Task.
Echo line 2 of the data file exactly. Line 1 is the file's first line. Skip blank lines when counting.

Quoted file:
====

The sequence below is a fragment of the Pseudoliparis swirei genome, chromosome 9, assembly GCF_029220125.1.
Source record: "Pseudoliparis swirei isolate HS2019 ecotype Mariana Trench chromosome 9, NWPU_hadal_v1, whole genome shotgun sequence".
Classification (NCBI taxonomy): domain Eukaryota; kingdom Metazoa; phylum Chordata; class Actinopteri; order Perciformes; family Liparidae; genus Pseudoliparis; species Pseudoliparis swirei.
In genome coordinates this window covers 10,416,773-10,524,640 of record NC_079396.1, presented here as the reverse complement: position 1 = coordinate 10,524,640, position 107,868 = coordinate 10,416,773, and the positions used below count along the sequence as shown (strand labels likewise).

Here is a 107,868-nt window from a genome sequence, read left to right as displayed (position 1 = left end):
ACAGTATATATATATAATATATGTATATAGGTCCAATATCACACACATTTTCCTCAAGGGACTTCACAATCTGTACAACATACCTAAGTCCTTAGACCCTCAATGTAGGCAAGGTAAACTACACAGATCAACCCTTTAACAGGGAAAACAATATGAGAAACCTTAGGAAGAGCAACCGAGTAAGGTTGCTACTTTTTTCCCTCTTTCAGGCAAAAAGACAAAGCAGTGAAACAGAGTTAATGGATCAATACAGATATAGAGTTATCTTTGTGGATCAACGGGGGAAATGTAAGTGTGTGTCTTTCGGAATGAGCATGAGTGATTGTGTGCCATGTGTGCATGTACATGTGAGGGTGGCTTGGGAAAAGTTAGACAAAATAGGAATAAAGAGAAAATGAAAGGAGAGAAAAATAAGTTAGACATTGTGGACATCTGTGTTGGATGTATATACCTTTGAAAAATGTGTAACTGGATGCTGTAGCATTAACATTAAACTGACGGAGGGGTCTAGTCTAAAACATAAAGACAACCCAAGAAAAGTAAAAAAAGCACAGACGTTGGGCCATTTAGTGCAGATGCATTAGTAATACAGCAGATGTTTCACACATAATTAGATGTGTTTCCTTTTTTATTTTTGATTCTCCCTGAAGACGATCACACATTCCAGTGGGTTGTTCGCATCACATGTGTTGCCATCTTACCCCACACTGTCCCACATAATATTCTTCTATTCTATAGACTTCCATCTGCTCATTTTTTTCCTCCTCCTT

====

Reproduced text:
Source record: "Pseudoliparis swirei isolate HS2019 ecotype Mariana Trench chromosome 9, NWPU_hadal_v1, whole genome shotgun sequence".